Ways of Knowing: Experience, Knowledge, and Power among the Dene Tha

By Jean-Guy A. Goulet | Go to book overview

Notes

PREFACE
1.
I initiated my fieldwork with a week-long visit to Chateh in July 1979, and I pursued my research intensively for six months each year (January through June), from 1980 to 1984 inclusively. Since then I made regular shorter visits up to the summer of 1992.

INTRODUCTION
1.
All statements from Dene Tha speakers in this book are verbatim, from my fieldnotes. Although I quote extensively from this verbatim record of our conversations, I have given fictive names to speakers and other individuals to protect their anonymity. Actual names of Dene Tha individuals are used where they appear as such in material borrowed from other sources: Moore n.d.a and b, Moore and Wheelock 1990, Meili 1991, and Robertson 1970. When I quote in Dene Dháh, I follow the orthography proposed by Moore and Wheelock ( 1990). See Moore and Wheelock 1990, 89-101, for a detailed presentation of vowels and consonants in Dene Dháh. See The Dene Tha' Nation ( 1997) for numerous photographs of the Dene Tha homeland and of Dene Tha band members who describe in vivid details their living relationship to the land.
2.
Asch ( 1989) and Mills ( 1994d) discuss the relevance of Dene views in Canadian courts. Asch argues that the Dene ought to base their claim to the aboriginal right to hunt on their own conception of what an animal is, rather than on the Euro-Canadian notion of "wildlife." Mills discusses how Gitksan and Wet′suwet′en chiefs attempted to introduce their evidence before the court of British Columbia. The chiefs were seeking recognition of their aboriginal rights over 55,000 square kilometers (22,000 square miles) of the land considered "Crown Land," that is, property of the province, in north-central British Columbia. The chiefs hoped "that in taking the time to explain themselves and their culture to a judge he would be educable" ( Mills 1994d, 150), and that he would recognize their aboriginal rights if he could only grasp "their belief in reincarnation because their sense of self-worth, identity and identification with the land is intimately connected to their perception of themselves as the ancestors . . . who are reborn" ( Mills 1994d, 151). Judge McEachern discounted their evidence when he declared that their aboriginal title did not exist. That decision was appealed by the Gitksan and Wet′suwet′en before the Supreme Court of Canada in a case referred to as Delgammukuu v. British Columbia. On 11 December 1997 the Supreme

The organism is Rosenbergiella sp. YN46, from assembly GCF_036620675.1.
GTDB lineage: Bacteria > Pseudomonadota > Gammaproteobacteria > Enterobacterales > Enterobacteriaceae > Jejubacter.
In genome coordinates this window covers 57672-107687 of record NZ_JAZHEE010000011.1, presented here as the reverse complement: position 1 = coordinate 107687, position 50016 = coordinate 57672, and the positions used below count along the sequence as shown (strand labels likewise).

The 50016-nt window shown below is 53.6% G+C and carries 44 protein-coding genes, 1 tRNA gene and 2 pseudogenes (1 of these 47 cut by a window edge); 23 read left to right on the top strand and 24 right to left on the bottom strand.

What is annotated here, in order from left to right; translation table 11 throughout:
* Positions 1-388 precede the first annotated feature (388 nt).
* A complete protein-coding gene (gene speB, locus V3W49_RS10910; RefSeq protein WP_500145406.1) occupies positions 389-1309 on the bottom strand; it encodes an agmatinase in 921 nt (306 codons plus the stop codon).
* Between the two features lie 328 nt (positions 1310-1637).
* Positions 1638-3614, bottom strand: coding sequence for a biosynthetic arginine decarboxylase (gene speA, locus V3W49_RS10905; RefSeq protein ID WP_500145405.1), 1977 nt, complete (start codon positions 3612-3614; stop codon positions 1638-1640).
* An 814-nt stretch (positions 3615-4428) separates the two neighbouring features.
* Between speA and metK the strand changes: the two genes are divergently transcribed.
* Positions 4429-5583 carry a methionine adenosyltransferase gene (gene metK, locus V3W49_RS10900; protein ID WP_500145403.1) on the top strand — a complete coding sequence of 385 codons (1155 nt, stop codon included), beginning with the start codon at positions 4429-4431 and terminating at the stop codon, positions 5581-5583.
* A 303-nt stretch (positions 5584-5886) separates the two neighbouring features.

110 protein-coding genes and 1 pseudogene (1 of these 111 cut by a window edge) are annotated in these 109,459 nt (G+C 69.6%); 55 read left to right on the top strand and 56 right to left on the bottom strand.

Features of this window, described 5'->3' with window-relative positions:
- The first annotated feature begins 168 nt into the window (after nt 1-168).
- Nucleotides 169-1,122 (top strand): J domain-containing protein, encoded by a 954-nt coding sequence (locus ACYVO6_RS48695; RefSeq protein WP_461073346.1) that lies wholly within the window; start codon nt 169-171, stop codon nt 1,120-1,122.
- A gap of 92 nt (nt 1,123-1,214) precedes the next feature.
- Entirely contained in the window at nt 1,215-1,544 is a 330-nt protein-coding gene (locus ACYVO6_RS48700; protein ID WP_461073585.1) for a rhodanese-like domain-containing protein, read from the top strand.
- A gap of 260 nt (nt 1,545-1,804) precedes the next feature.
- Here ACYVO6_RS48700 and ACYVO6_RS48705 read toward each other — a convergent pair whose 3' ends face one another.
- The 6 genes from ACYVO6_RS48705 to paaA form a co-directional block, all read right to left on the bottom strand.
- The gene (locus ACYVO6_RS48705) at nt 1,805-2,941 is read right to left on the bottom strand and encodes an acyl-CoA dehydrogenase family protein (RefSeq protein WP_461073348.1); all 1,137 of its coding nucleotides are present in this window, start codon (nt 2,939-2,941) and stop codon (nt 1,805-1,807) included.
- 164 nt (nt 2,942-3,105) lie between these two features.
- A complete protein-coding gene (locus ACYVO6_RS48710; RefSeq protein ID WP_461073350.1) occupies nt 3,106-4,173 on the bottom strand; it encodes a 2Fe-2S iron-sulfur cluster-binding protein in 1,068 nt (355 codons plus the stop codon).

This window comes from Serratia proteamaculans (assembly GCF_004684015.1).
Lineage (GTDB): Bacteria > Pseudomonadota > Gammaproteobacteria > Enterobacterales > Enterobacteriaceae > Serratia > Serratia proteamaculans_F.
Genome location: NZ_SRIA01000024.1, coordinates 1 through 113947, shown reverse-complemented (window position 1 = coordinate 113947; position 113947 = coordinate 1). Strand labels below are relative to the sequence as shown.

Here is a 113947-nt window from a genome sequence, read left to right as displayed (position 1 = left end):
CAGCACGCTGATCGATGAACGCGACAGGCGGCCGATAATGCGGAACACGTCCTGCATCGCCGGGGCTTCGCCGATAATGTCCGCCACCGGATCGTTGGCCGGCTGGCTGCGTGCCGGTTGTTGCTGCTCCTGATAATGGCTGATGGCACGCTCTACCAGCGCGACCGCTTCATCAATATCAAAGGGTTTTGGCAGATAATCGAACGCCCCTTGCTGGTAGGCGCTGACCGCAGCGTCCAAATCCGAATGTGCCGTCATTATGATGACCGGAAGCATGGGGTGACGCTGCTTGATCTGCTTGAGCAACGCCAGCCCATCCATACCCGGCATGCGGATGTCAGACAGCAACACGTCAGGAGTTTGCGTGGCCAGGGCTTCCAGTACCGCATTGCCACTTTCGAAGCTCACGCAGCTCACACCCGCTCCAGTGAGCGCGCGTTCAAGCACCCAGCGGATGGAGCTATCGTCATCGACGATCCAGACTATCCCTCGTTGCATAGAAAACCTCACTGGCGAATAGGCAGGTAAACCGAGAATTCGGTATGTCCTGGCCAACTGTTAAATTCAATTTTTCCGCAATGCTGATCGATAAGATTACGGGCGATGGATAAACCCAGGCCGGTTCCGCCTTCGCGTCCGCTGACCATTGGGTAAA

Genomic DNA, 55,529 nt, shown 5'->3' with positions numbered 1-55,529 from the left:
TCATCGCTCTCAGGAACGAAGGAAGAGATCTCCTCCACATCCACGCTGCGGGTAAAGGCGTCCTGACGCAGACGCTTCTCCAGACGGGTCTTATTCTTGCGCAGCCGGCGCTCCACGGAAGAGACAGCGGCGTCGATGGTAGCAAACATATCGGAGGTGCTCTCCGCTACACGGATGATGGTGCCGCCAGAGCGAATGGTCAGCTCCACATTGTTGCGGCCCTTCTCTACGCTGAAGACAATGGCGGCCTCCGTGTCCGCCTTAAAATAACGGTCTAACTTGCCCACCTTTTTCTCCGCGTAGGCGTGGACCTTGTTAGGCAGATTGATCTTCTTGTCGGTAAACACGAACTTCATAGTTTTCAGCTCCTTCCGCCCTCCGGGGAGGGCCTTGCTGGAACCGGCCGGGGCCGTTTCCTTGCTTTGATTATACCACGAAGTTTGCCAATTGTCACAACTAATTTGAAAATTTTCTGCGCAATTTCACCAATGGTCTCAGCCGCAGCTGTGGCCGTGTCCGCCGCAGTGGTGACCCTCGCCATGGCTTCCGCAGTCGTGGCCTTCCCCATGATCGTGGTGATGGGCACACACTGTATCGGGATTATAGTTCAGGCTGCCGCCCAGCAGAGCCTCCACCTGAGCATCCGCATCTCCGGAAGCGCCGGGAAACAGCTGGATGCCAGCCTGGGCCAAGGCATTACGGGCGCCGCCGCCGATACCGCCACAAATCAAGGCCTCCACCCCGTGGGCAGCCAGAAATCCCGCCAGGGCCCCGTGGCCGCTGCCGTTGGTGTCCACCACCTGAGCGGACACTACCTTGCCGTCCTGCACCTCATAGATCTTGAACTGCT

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Ways of Knowing: Experience, Knowledge, and Power among the Dene Tha
Table of contents

Table of contents

  • Title Page iii
  • Contents vii
  • Preface ix
  • Introduction xiii
  • 1. Stories from the Field 1
  • 2. True Knowledge and True Responsibility 27
  • 3. Powerful Beings and Being Powerful 60
  • 4. Powers to Heal, Powers to Respect 88
  • 5. Visions of Conflict, Conflicts of Vision 109
  • 6. Journeys of the Soul 142
  • 7. Searching for a Womb 167
  • 8. When the Drum and the Rosary Meet 193
  • 9. Dancing Your Way to Heaven 223
  • 10. An Experiential Approach to Knowledge 246
  • Notes 261
  • References 287
  • Index 329
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